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Social Anxiety Disorder

Medically reviewed by Last updated on Sep 3, 2023.

What is social anxiety disorder?

Social anxiety disorder causes you to worry about or be nervous in social situations. Examples include meeting new people or going to a party or on a date. Social anxiety disorder can cause problems with work, school, or other daily activities.

What increases my risk for social anxiety disorder?

The following may increase your risk for social anxiety disorder:

  • Trouble with social skills
  • Family or work stress
  • A family history of an anxiety disorder
  • Being bullied or teased as a child

What are the signs and symptoms of social anxiety disorder?

You may have anxiety in any situation where you will have contact with people. It is hard for you to control your anxiety and feel calm in these situations. The anxiety may be present days or weeks before the situation occurs. You may have any of the following before or during contact with other people:

  • Blushing, sweating, shaking, or trembling
  • Muscle tenseness, nausea, or a pounding heart
  • Shaky voice or dry mouth
  • Worrying that others will reject you
  • Worrying that you will offend others
  • Staying away from social situations
  • Trouble making friends or keeping friends

How is social anxiety disorder diagnosed?

Tell your healthcare provider when your symptoms began and what triggers them. Tell your provider if anxiety affects your daily activities. Your provider will also ask about your medical history and if you have family members with a similar condition. Tell your provider about your past and present alcohol, nicotine, or drug use. Any of these may worsen anxiety.

How is social anxiety disorder treated?

Treatment depends on how severe your symptoms are. The following are common treatments for social anxiety disorder:

  • Cognitive behavioral therapy (CBT) can help you understand what triggers your symptoms how to change how you react.
  • Anxiety medicine may help relieve or prevent anxiety. You may need to take the medicine for several weeks before you begin to feel better. Tell your healthcare provider about any side effects or problems you have with your medicine. The type or amount of medicine may need to be changed. Medicines are usually given together with therapy or other treatments.

Treatment options

The following list of medications are in some way related to or used in the treatment of this condition.

View more treatment options

What can I do to manage social anxiety disorder?

  • Talk to someone about your anxiety. Choose someone you know will be supportive and encouraging.
  • Do activities you enjoy. Spend time with friends, or do something fun. Choose activities you are familiar with or comfortable doing. This may help prevent anxiety.
  • Use deep breathing when you feel anxious. Deep breathing can help you relax and feel more focused. Take slow, deep breaths. Breathe in through your nose and out through your mouth. Deep breathing combined with meditation or listening to music may help you feel calmer.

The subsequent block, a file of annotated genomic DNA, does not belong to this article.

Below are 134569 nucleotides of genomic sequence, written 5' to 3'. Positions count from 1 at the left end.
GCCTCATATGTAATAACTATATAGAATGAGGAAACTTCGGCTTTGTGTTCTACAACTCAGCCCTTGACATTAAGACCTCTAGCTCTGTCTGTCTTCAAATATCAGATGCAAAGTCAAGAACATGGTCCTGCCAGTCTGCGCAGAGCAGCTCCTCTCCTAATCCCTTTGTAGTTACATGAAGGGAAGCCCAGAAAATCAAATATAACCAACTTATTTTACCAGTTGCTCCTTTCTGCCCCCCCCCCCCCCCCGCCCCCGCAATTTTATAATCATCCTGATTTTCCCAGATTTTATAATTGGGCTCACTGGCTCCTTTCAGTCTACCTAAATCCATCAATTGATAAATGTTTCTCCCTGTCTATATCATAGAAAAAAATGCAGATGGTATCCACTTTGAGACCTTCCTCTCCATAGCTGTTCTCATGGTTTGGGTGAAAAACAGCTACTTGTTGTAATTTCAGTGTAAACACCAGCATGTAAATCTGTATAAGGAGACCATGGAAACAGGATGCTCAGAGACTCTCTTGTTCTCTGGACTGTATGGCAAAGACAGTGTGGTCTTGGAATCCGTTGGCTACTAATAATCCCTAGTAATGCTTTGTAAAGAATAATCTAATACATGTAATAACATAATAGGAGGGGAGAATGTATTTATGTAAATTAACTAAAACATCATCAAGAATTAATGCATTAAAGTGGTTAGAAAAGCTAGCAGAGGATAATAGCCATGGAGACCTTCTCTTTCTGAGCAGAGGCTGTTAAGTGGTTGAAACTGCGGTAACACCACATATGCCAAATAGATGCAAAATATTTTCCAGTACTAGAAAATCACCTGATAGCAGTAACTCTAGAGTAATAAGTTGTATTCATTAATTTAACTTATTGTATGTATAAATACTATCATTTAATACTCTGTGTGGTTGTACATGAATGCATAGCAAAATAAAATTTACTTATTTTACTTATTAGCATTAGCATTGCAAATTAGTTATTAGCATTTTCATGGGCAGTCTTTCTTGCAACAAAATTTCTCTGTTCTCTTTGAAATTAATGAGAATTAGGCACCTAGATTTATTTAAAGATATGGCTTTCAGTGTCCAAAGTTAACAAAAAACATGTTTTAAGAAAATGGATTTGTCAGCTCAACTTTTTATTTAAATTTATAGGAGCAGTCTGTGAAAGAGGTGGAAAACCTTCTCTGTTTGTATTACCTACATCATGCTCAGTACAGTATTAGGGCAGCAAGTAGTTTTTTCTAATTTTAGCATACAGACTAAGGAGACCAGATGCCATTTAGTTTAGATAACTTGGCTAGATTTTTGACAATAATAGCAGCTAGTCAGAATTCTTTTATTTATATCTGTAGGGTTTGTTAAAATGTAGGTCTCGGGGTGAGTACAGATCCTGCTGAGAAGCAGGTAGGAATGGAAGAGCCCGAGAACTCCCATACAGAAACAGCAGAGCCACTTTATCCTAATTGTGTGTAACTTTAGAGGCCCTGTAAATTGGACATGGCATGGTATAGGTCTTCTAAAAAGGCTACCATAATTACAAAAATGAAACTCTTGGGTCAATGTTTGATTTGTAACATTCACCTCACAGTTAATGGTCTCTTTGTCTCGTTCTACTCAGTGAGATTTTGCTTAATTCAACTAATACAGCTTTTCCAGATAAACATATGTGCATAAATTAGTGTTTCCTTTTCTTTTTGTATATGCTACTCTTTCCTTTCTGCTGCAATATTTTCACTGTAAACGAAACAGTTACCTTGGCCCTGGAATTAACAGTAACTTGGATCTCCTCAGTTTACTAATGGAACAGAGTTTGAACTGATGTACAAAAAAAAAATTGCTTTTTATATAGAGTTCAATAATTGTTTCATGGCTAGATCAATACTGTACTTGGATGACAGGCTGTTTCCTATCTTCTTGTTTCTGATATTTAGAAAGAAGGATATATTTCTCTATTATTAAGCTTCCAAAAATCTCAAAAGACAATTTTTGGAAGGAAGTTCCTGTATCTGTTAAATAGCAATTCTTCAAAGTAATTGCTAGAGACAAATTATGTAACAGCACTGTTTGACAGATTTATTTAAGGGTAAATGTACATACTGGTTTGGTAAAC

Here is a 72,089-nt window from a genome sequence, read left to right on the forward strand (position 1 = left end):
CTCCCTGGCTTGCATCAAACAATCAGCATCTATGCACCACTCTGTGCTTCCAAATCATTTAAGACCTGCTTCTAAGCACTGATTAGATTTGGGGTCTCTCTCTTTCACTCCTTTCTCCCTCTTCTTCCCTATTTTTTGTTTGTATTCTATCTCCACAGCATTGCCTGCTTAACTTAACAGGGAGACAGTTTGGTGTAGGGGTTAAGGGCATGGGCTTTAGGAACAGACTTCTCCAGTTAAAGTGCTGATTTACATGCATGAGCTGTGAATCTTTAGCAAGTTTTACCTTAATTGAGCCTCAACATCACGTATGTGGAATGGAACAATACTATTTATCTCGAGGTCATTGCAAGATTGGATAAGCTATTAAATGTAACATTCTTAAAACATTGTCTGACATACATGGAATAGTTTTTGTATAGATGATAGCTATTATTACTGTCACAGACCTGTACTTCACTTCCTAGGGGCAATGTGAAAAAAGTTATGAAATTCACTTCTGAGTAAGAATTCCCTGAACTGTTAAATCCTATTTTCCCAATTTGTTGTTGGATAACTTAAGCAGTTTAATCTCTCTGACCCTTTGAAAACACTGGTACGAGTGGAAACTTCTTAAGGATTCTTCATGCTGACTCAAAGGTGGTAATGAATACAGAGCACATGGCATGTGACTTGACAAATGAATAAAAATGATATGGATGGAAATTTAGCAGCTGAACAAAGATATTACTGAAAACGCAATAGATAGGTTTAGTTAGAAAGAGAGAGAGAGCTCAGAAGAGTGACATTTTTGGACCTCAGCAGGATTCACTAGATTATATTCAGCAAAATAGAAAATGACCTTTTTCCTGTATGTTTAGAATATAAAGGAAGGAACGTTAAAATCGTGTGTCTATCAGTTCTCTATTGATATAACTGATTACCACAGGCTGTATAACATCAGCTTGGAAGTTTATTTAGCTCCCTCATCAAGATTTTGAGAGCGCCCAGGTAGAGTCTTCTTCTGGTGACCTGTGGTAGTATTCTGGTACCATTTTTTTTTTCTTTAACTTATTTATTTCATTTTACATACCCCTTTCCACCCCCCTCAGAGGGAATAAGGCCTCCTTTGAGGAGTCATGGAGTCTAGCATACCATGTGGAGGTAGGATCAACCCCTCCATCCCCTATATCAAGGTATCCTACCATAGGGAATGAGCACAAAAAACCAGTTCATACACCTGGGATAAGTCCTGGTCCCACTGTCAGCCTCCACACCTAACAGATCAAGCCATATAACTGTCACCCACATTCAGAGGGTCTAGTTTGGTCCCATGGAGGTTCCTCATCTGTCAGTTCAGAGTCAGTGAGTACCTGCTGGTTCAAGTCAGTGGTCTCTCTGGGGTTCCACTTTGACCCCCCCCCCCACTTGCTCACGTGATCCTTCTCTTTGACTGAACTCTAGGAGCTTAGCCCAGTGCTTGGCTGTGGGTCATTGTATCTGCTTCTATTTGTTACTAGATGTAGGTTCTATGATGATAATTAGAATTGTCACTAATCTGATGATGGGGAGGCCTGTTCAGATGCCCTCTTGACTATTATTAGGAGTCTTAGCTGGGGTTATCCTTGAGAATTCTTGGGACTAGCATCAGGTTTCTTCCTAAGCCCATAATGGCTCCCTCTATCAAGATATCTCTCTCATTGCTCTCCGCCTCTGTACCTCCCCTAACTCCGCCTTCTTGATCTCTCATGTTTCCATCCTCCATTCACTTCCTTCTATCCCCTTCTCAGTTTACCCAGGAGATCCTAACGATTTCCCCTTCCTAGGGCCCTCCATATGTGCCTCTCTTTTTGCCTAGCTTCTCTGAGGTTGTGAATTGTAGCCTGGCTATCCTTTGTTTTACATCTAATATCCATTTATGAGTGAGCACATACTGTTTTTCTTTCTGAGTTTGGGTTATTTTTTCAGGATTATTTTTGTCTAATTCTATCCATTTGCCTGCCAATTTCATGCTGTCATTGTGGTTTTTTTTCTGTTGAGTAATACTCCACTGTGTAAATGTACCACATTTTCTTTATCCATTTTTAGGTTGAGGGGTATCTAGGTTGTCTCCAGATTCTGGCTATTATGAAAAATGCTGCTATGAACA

• Get regular physical activity. Physical activity can lower your stress, improve your mood, and help you sleep better. Work with your healthcare provider to develop a plan that you enjoy.
  • Create a regular sleep schedule. A routine can help you relax before bed. Listen to music, read, or do yoga. Try to go to bed and wake up at the same times each day. Sleep is important for emotional health.
  • Do not smoke. Nicotine and other chemicals in cigarettes and cigars can increase anxiety. Ask your provider for information if you currently smoke and need help to quit. E-cigarettes and smokeless tobacco still contain nicotine. Talk to your provider before you use these products.
  • Do not have caffeine. Caffeine can make your symptoms worse. Do not have foods or drinks that are meant to increase your energy level.
  • Do not drink alcohol or use drugs. Alcohol and drugs can worsen anxiety or make it hard to manage. Talk to your therapist or provider if you need help to quit.
Wellness Tips

Call your local emergency number (911 in the US) if:

  • You have chest pain, tightness, or heaviness that may spread to your shoulders, arms, jaw, neck, or back.
  • You feel like hurting yourself or someone else.

When should I call my doctor or therapist?

  • Your symptoms get worse or do not get better with treatment.
  • You have new symptoms since your last visit.
  • You have questions or concerns about your condition or care.

Care Agreement

You have the right to help plan your care. Learn about your health condition and how it may be treated. Discuss treatment options with your healthcare providers to decide what care you want to receive. You always have the right to refuse treatment. The above information is an educational aid only. It is not intended as medical advice for individual conditions or treatments. Talk to your doctor, nurse or pharmacist before following any medical regimen to see if it is safe and effective for you.

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Further information

Always consult your healthcare provider to ensure the information displayed on this page applies to your personal circumstances.